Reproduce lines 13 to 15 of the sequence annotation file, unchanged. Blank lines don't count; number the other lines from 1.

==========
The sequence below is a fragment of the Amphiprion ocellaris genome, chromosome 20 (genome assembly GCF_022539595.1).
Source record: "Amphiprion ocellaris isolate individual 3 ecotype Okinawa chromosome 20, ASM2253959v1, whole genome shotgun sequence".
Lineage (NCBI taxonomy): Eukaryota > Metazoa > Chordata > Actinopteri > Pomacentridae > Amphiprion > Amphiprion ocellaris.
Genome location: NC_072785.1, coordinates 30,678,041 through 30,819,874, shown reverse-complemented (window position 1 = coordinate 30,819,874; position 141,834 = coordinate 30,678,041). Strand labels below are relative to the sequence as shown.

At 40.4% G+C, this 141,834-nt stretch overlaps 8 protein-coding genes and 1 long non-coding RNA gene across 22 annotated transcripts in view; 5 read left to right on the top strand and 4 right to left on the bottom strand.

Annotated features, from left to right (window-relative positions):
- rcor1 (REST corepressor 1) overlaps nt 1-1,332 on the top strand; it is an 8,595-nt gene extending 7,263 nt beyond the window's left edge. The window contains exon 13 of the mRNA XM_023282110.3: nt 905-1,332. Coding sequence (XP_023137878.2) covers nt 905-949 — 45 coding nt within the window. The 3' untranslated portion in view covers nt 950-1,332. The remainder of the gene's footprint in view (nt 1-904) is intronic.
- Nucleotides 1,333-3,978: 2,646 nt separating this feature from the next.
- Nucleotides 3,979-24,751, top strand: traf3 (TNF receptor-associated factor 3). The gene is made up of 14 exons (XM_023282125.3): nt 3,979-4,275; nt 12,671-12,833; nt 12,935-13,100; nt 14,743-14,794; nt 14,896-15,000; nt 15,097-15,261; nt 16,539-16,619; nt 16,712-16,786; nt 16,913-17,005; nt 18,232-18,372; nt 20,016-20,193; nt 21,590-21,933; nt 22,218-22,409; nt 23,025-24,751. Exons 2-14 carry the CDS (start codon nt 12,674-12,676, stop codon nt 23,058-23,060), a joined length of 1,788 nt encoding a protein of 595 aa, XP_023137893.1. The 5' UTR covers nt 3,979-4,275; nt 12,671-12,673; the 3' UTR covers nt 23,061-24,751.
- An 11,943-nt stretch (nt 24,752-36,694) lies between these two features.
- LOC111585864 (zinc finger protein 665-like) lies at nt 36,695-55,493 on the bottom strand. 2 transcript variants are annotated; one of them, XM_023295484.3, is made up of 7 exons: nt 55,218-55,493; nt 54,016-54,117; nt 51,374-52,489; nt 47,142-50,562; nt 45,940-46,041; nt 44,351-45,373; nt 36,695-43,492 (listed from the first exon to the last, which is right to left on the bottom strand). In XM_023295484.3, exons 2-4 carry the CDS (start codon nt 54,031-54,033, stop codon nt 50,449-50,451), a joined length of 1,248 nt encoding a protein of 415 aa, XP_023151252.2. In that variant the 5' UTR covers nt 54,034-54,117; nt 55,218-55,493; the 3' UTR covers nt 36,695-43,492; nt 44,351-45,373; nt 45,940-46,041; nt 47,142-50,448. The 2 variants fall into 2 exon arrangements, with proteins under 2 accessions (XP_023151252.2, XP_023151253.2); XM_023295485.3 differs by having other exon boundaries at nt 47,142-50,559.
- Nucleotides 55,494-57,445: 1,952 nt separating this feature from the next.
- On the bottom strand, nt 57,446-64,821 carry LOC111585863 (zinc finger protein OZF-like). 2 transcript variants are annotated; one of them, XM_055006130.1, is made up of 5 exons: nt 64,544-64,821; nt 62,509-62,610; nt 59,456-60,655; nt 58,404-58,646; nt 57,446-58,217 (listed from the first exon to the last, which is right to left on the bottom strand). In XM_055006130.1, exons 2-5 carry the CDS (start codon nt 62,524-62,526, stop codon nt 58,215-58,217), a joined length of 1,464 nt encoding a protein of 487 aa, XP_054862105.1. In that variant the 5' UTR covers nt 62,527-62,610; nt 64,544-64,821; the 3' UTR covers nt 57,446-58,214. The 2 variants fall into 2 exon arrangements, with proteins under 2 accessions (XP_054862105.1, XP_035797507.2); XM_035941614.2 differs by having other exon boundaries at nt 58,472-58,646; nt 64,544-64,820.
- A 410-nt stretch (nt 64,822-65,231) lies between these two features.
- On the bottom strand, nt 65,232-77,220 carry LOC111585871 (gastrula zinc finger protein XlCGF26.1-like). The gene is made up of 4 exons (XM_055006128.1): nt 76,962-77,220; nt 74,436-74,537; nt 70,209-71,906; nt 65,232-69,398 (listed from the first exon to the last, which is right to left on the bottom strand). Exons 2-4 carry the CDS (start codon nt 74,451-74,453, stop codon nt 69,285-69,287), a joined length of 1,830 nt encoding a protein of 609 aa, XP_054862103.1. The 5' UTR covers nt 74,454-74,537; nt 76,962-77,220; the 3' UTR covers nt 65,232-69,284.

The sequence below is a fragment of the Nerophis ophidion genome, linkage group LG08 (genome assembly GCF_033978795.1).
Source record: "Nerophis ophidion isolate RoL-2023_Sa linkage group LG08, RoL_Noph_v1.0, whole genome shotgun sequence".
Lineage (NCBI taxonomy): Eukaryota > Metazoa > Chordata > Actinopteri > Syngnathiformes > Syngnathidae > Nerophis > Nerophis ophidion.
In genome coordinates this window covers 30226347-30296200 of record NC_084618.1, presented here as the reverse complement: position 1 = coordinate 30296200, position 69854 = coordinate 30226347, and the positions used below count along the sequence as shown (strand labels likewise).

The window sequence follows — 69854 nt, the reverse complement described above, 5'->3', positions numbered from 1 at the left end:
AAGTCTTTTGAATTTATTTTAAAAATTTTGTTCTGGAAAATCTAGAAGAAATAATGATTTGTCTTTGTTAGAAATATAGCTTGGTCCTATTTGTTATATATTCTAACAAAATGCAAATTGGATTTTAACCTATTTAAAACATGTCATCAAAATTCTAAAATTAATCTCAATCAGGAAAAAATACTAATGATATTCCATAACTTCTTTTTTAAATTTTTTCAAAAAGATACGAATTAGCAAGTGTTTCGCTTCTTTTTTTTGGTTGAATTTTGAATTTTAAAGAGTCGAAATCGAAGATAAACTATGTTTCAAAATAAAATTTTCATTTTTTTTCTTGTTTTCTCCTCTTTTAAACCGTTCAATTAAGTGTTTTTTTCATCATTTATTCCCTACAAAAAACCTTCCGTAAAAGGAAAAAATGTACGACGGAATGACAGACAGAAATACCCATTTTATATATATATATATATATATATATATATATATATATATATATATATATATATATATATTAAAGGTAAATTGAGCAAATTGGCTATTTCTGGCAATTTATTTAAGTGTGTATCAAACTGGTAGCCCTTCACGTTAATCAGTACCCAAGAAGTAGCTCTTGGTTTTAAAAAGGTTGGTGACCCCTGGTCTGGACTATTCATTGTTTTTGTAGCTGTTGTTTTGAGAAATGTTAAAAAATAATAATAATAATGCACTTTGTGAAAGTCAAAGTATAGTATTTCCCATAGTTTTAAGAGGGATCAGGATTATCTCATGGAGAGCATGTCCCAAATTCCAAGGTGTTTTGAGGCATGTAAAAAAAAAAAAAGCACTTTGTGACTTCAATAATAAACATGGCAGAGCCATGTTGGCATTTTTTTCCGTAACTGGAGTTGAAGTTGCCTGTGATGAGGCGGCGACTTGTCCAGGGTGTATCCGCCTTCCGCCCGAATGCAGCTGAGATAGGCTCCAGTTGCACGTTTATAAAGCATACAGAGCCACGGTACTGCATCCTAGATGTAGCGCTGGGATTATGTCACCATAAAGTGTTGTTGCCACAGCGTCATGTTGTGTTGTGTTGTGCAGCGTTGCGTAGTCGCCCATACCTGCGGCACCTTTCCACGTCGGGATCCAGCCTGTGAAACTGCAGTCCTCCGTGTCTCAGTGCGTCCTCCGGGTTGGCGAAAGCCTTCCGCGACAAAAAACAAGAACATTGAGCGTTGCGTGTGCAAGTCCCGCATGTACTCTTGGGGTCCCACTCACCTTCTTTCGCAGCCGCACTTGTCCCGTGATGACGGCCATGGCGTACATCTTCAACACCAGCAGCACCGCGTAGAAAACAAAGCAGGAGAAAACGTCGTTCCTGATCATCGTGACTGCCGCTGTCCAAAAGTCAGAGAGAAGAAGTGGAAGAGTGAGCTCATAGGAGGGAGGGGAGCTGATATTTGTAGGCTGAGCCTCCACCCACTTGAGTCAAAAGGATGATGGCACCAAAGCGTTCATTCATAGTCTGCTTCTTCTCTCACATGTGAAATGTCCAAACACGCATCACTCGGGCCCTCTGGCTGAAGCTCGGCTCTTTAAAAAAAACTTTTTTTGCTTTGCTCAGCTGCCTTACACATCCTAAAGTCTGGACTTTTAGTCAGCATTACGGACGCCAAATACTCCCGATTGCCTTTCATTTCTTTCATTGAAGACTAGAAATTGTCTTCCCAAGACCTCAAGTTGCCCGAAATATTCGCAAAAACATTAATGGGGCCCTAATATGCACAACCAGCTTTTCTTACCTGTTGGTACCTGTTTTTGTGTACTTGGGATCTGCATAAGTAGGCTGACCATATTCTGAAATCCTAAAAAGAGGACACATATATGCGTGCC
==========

- On the bottom strand, nt 57,446-64,821 carry LOC111585863 (zinc finger protein OZF-like). 2 transcript variants are annotated; one of them, XM_055006130.1, is made up of 5 exons: nt 64,544-64,821; nt 62,509-62,610; nt 59,456-60,655; nt 58,404-58,646; nt 57,446-58,217 (listed from the first exon to the last, which is right to left on the bottom strand). In XM_055006130.1, exons 2-5 carry the CDS (start codon nt 62,524-62,526, stop codon nt 58,215-58,217), a joined length of 1,464 nt encoding a protein of 487 aa, XP_054862105.1. In that variant the 5' UTR covers nt 62,527-62,610; nt 64,544-64,821; the 3' UTR covers nt 57,446-58,214. The 2 variants fall into 2 exon arrangements, with proteins under 2 accessions (XP_054862105.1, XP_035797507.2); XM_035941614.2 differs by having other exon boundaries at nt 58,472-58,646; nt 64,544-64,820.
- A 410-nt stretch (nt 64,822-65,231) lies between these two features.
- On the bottom strand, nt 65,232-77,220 carry LOC111585871 (gastrula zinc finger protein XlCGF26.1-like). The gene is made up of 4 exons (XM_055006128.1): nt 76,962-77,220; nt 74,436-74,537; nt 70,209-71,906; nt 65,232-69,398 (listed from the first exon to the last, which is right to left on the bottom strand). Exons 2-4 carry the CDS (start codon nt 74,451-74,453, stop codon nt 69,285-69,287), a joined length of 1,830 nt encoding a protein of 609 aa, XP_054862103.1. The 5' UTR covers nt 74,454-74,537; nt 76,962-77,220; the 3' UTR covers nt 65,232-69,284.